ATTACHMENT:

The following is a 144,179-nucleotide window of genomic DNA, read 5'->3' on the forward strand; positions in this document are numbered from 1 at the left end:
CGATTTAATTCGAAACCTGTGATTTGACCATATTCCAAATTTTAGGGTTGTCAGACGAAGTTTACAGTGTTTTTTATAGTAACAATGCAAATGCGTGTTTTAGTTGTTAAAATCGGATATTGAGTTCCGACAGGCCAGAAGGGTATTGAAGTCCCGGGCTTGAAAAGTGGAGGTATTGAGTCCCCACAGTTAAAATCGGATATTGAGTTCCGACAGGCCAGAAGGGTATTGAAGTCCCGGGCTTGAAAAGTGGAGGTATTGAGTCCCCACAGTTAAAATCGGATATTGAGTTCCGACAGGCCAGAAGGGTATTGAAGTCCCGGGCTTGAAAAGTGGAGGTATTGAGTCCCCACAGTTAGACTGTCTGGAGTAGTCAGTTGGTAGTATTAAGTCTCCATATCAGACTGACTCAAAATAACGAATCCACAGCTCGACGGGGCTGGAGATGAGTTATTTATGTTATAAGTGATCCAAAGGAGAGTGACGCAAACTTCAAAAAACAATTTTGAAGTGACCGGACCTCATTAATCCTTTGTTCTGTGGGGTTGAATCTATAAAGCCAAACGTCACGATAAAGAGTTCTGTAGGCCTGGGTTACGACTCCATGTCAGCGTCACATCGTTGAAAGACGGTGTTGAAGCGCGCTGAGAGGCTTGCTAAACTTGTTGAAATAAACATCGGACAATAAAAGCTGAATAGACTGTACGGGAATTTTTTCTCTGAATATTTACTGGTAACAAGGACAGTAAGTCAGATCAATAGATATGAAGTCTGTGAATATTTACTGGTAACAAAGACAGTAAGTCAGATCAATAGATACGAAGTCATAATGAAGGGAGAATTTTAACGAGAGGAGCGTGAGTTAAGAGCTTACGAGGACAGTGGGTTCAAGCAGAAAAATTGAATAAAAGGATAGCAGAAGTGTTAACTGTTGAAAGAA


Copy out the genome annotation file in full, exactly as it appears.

The following is a 144,179-nucleotide window of genomic DNA, read 5'->3' on the forward strand; positions in this document are numbered from 1 at the left end:
CGATTTAATTCGAAACCTGTGATTTGACCATATTCCAAATTTTAGGGTTGTCAGACGAAGTTTACAGTGTTTTTTATAGTAACAATGCAAATGCGTGTTTTAGTTGTTAAAATCGGATATTGAGTTCCGACAGGCCAGAAGGGTATTGAAGTCCCGGGCTTGAAAAGTGGAGGTATTGAGTCCCCACAGTTAAAATCGGATATTGAGTTCCGACAGGCCAGAAGGGTATTGAAGTCCCGGGCTTGAAAAGTGGAGGTATTGAGTCCCCACAGTTAAAATCGGATATTGAGTTCCGACAGGCCAGAAGGGTATTGAAGTCCCGGGCTTGAAAAGTGGAGGTATTGAGTCCCCACAGTTAGACTGTCTGGAGTAGTCAGTTGGTAGTATTAAGTCTCCATATCAGACTGACTCAAAATAACGAATCCACAGCTCGACGGGGCTGGAGATGAGTTATTTATGTTATAAGTGATCCAAAGGAGAGTGACGCAAACTTCAAAAAACAATTTTGAAGTGACCGGACCTCATTAATCCTTTGTTCTGTGGGGTTGAATCTATAAAGCCAAACGTCACGATAAAGAGTTCTGTAGGCCTGGGTTACGACTCCATGTCAGCGTCACATCGTTGAAAGACGGTGTTGAAGCGCGCTGAGAGGCTTGCTAAACTTGTTGAAATAAACATCGGACAATAAAAGCTGAATAGACTGTACGGGAATTTTTTCTCTGAATATTTACTGGTAACAAGGACAGTAAGTCAGATCAATAGATATGAAGTCTGTGAATATTTACTGGTAACAAAGACAGTAAGTCAGATCAATAGATACGAAGTCATAATGAAGGGAGAATTTTAACGAGAGGAGCGTGAGTTAAGAGCTTACGAGGACAGTGGGTTCAAGCAGAAAAATTGAATAAAAGGATAGCAGAAGTGTTAACTGTTGAAAGAA